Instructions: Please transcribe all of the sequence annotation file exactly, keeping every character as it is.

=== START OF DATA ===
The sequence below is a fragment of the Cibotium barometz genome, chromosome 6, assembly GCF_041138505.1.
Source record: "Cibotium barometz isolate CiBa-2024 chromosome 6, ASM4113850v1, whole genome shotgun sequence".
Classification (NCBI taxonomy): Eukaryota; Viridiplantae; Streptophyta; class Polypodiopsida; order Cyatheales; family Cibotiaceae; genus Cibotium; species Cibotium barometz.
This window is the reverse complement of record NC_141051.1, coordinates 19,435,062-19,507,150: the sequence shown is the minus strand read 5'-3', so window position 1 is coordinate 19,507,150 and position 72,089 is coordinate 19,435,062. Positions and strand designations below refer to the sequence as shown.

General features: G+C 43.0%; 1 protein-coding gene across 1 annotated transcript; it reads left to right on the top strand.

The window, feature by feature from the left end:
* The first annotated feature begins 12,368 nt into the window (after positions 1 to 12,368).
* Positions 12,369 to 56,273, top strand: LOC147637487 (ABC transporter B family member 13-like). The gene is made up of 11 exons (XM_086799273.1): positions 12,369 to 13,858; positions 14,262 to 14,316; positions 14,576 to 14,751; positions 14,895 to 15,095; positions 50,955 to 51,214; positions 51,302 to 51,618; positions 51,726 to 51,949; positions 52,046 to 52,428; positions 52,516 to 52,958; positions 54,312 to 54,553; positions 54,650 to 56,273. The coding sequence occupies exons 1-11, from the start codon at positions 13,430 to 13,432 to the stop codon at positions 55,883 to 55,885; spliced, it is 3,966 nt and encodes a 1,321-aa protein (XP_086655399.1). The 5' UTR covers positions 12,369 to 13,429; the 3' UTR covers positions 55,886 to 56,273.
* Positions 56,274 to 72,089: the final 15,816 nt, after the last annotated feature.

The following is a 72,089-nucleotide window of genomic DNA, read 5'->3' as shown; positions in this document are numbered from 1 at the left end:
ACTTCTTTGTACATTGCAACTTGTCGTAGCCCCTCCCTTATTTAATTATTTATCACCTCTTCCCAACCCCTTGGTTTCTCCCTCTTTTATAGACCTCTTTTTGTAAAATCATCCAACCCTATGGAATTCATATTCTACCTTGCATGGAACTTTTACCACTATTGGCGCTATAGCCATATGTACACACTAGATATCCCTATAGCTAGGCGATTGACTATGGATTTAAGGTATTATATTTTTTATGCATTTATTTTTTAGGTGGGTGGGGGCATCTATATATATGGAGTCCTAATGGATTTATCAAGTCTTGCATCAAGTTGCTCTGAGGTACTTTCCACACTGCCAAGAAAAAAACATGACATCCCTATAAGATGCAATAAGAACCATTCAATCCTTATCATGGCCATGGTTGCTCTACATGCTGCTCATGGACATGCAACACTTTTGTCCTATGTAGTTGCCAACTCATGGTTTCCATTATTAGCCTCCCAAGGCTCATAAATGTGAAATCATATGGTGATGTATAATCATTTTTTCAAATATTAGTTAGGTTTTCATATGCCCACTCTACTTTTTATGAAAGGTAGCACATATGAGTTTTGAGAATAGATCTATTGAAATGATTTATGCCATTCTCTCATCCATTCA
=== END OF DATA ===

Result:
The sequence below is a fragment of the Cibotium barometz genome, chromosome 6, assembly GCF_041138505.1.
Source record: "Cibotium barometz isolate CiBa-2024 chromosome 6, ASM4113850v1, whole genome shotgun sequence".
Classification (NCBI taxonomy): Eukaryota; Viridiplantae; Streptophyta; class Polypodiopsida; order Cyatheales; family Cibotiaceae; genus Cibotium; species Cibotium barometz.
This window is the reverse complement of record NC_141051.1, coordinates 19,435,062-19,507,150: the sequence shown is the minus strand read 5'-3', so window position 1 is coordinate 19,507,150 and position 72,089 is coordinate 19,435,062. Positions and strand designations below refer to the sequence as shown.

General features: G+C 43.0%; 1 protein-coding gene across 1 annotated transcript; it reads left to right on the top strand.

The window, feature by feature from the left end:
* The first annotated feature begins 12,368 nt into the window (after positions 1 to 12,368).
* Positions 12,369 to 56,273, top strand: LOC147637487 (ABC transporter B family member 13-like). The gene is made up of 11 exons (XM_086799273.1): positions 12,369 to 13,858; positions 14,262 to 14,316; positions 14,576 to 14,751; positions 14,895 to 15,095; positions 50,955 to 51,214; positions 51,302 to 51,618; positions 51,726 to 51,949; positions 52,046 to 52,428; positions 52,516 to 52,958; positions 54,312 to 54,553; positions 54,650 to 56,273. The coding sequence occupies exons 1-11, from the start codon at positions 13,430 to 13,432 to the stop codon at positions 55,883 to 55,885; spliced, it is 3,966 nt and encodes a 1,321-aa protein (XP_086655399.1). The 5' UTR covers positions 12,369 to 13,429; the 3' UTR covers positions 55,886 to 56,273.
* Positions 56,274 to 72,089: the final 15,816 nt, after the last annotated feature.

The following is a 72,089-nucleotide window of genomic DNA, read 5'->3' as shown; positions in this document are numbered from 1 at the left end:
ACTTCTTTGTACATTGCAACTTGTCGTAGCCCCTCCCTTATTTAATTATTTATCACCTCTTCCCAACCCCTTGGTTTCTCCCTCTTTTATAGACCTCTTTTTGTAAAATCATCCAACCCTATGGAATTCATATTCTACCTTGCATGGAACTTTTACCACTATTGGCGCTATAGCCATATGTACACACTAGATATCCCTATAGCTAGGCGATTGACTATGGATTTAAGGTATTATATTTTTTATGCATTTATTTTTTAGGTGGGTGGGGGCATCTATATATATGGAGTCCTAATGGATTTATCAAGTCTTGCATCAAGTTGCTCTGAGGTACTTTCCACACTGCCAAGAAAAAAACATGACATCCCTATAAGATGCAATAAGAACCATTCAATCCTTATCATGGCCATGGTTGCTCTACATGCTGCTCATGGACATGCAACACTTTTGTCCTATGTAGTTGCCAACTCATGGTTTCCATTATTAGCCTCCCAAGGCTCATAAATGTGAAATCATATGGTGATGTATAATCATTTTTTCAAATATTAGTTAGGTTTTCATATGCCCACTCTACTTTTTATGAAAGGTAGCACATATGAGTTTTGAGAATAGATCTATTGAAATGATTTATGCCATTCTCTCATCCATTCA